MUSCAT // Every year, Ramadan brings relief to hundreds of illegal foreign workers living rough on the streets of the Omani capital.
Mosques give them meals and shelter, and authorities who would normally arrest them observe an unofficial amnesty.
But this year, Ramadan’s spirit of compassion has been extended further, with all of the mosques in Muscat opening their doors to non-Muslims as well.
Homeless workers have been welcomed for free meals every evening throughout the holy month, regardless of their creed, nationality or religion, said Sheikh Said Mahmood, imam of Al Seeb mosque in the Seeb area of Muscat.
“This is the first time we have opened the doors of the mosques to allow people from different religions for iftar,” Sheikh Said said.
“Normally only Muslims are allowed in but this Ramadan anyone hungry is welcomed.
“Ramadan is the best month for them. They temporarily end their hand-to-mouth existence and mingle freely with everyone without the fear of being arrested.
“The mosques during the holy month of Ramadan are like sanctuaries to them. Some even sleep in the courtyards and use the toilet facilities. They disappear after Ramadan.”
The men sit side by side on mats in the mosque courtyards, eating food from local restaurants and paid for by people of the neighbourhood.
One of the donors is civil servant Nabil Al Darwish, 56, who said he and his neighbours came up with the idea.
“In the difficult time in which we live, we must share whatever we have got with people who are less fortunate than us,” Mr Al Darwish said.
“Difficult circumstances have made them homeless and it is our duty to do something about it at least once a year.”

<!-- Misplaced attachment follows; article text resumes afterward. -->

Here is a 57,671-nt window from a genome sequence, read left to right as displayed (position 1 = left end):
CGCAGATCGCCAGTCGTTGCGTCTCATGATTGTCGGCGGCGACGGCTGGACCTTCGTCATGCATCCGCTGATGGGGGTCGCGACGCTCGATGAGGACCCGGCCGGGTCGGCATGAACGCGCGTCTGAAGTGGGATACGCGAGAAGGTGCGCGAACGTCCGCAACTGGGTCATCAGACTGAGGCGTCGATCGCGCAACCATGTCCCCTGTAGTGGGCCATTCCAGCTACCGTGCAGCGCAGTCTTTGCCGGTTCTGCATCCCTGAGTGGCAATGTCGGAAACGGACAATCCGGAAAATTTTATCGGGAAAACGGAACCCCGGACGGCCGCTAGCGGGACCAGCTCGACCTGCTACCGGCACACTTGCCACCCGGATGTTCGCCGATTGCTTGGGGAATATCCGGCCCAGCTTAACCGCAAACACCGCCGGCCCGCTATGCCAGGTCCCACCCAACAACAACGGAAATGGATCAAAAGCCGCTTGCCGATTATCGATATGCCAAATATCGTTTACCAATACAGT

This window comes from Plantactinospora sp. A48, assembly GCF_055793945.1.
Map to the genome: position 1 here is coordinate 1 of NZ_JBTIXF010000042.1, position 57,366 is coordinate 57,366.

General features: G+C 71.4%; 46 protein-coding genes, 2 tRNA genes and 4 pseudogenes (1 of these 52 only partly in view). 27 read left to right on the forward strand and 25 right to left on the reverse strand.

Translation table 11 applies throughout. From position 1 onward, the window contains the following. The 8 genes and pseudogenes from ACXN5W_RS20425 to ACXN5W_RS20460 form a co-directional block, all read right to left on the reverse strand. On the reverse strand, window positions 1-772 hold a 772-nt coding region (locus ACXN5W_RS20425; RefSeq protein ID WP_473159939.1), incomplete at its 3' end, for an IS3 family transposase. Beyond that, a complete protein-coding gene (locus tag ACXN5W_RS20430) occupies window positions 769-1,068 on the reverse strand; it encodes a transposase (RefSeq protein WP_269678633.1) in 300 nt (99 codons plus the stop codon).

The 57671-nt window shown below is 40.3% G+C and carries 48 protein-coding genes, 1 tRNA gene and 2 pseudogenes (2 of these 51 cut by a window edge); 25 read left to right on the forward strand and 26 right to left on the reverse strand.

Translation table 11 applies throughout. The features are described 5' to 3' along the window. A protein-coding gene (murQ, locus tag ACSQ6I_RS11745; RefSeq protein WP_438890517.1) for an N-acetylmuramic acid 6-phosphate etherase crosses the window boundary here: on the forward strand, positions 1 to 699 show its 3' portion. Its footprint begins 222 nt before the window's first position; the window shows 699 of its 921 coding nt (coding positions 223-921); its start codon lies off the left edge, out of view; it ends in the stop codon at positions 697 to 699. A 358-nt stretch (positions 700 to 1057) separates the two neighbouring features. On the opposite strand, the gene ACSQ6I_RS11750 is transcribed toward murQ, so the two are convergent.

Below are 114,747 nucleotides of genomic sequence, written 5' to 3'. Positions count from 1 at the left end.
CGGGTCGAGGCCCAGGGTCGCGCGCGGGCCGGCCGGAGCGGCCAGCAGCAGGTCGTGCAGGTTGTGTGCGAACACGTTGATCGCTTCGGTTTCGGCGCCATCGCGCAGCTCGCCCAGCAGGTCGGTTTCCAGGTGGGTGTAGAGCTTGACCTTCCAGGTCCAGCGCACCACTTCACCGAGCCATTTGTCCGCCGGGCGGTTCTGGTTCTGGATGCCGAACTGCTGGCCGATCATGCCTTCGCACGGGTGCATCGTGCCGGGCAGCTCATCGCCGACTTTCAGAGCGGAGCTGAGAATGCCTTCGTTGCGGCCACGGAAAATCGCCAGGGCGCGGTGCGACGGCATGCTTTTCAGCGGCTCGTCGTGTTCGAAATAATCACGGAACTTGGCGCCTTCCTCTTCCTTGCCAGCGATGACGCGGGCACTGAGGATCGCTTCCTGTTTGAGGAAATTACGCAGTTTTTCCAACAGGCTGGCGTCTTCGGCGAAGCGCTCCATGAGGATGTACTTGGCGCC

Most of these homeless men are labourers or domestic workers from Pakistan, Bangladesh, India, Sri Lanka and Africa, who have lost their jobs.
They stay on illegally in Oman, often unable to afford the air fare home, and sleep in parks and other public places.
Ramesh Chowdhary, an Indian Hindu, entered a mosque for the first time this Ramadan, sitting with Muslims to join in with the iftar.
He came with Rony Rodriguez, his friend and compatriot. Both men were brought along by their Muslim countrymen.
“I was nervous the first day of Ramadan to eat in a mosque because I know it is not allowed,” Mr Chowdary said. “But the imam assured us it was okay to be here and we can come the rest of the Ramadan month with no obligation.”
Omani police and inspectors from the labour ministry turn a blind eye to illegal workers during the holy month, giving them some reprieve until after the Eid holiday.
“It is a month of forgiveness and repentance,” labour inspector Rashid Al Ismaili said. “We don’t give them a hard time in Ramadan, whether they are Muslims or otherwise.
“But it is another story after the end of Ramadan. Then it is business as usual.”
The caterers have also joined in the spirit of Ramadan, making sure the homeless do not leave the mosques empty-handed after the iftar.
“We put all the food leftovers in parcels and ask the labourers to stand in a queue to collect them,” said Fazil Faisal, who works at Al Dosteen restaurant in Muscat. “The food has been paid for, why waste it?
“They take it with them and eat it in the night and even for breakfast the following morning.”